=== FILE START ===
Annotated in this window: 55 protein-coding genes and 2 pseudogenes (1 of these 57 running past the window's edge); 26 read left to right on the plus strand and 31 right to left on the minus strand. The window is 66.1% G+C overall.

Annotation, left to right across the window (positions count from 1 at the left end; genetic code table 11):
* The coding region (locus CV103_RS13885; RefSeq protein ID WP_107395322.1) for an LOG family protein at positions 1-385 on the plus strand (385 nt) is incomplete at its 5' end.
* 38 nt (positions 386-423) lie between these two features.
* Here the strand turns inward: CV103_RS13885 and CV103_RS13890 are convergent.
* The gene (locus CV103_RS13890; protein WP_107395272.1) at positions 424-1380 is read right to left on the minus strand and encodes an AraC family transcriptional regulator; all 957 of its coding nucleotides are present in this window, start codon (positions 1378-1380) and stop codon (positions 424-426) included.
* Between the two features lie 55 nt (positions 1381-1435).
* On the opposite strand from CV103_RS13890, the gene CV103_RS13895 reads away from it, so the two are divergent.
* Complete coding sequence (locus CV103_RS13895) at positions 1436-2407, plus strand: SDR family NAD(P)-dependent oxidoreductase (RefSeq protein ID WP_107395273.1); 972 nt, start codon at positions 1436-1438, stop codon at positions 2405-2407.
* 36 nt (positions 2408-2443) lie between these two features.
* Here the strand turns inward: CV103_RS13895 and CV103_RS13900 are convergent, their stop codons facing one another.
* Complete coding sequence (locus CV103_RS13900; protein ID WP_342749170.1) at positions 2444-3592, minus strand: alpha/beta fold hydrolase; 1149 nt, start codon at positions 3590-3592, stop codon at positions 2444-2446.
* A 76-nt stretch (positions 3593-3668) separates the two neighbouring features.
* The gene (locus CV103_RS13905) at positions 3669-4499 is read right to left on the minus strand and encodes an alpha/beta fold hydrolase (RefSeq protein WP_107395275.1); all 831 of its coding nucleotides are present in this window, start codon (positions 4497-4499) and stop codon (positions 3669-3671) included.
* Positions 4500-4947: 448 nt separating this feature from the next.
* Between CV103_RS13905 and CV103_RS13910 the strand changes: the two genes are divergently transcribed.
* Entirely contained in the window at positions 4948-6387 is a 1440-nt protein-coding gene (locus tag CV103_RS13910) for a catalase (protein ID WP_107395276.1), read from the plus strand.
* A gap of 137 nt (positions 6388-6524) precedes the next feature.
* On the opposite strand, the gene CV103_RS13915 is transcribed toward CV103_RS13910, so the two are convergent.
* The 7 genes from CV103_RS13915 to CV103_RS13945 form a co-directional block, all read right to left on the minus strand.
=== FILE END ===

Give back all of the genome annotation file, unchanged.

Annotated in this window: 55 protein-coding genes and 2 pseudogenes (1 of these 57 running past the window's edge); 26 read left to right on the plus strand and 31 right to left on the minus strand. The window is 66.1% G+C overall.

Annotation, left to right across the window (positions count from 1 at the left end; genetic code table 11):
* The coding region (locus CV103_RS13885; RefSeq protein ID WP_107395322.1) for an LOG family protein at positions 1-385 on the plus strand (385 nt) is incomplete at its 5' end.
* 38 nt (positions 386-423) lie between these two features.
* Here the strand turns inward: CV103_RS13885 and CV103_RS13890 are convergent.
* The gene (locus CV103_RS13890; protein WP_107395272.1) at positions 424-1380 is read right to left on the minus strand and encodes an AraC family transcriptional regulator; all 957 of its coding nucleotides are present in this window, start codon (positions 1378-1380) and stop codon (positions 424-426) included.
* Between the two features lie 55 nt (positions 1381-1435).
* On the opposite strand from CV103_RS13890, the gene CV103_RS13895 reads away from it, so the two are divergent.
* Complete coding sequence (locus CV103_RS13895) at positions 1436-2407, plus strand: SDR family NAD(P)-dependent oxidoreductase (RefSeq protein ID WP_107395273.1); 972 nt, start codon at positions 1436-1438, stop codon at positions 2405-2407.
* 36 nt (positions 2408-2443) lie between these two features.
* Here the strand turns inward: CV103_RS13895 and CV103_RS13900 are convergent, their stop codons facing one another.
* Complete coding sequence (locus CV103_RS13900; protein ID WP_342749170.1) at positions 2444-3592, minus strand: alpha/beta fold hydrolase; 1149 nt, start codon at positions 3590-3592, stop codon at positions 2444-2446.
* A 76-nt stretch (positions 3593-3668) separates the two neighbouring features.
* The gene (locus CV103_RS13905) at positions 3669-4499 is read right to left on the minus strand and encodes an alpha/beta fold hydrolase (RefSeq protein WP_107395275.1); all 831 of its coding nucleotides are present in this window, start codon (positions 4497-4499) and stop codon (positions 3669-3671) included.
* Positions 4500-4947: 448 nt separating this feature from the next.
* Between CV103_RS13905 and CV103_RS13910 the strand changes: the two genes are divergently transcribed.
* Entirely contained in the window at positions 4948-6387 is a 1440-nt protein-coding gene (locus tag CV103_RS13910) for a catalase (protein ID WP_107395276.1), read from the plus strand.
* A gap of 137 nt (positions 6388-6524) precedes the next feature.
* On the opposite strand, the gene CV103_RS13915 is transcribed toward CV103_RS13910, so the two are convergent.
* The 7 genes from CV103_RS13915 to CV103_RS13945 form a co-directional block, all read right to left on the minus strand.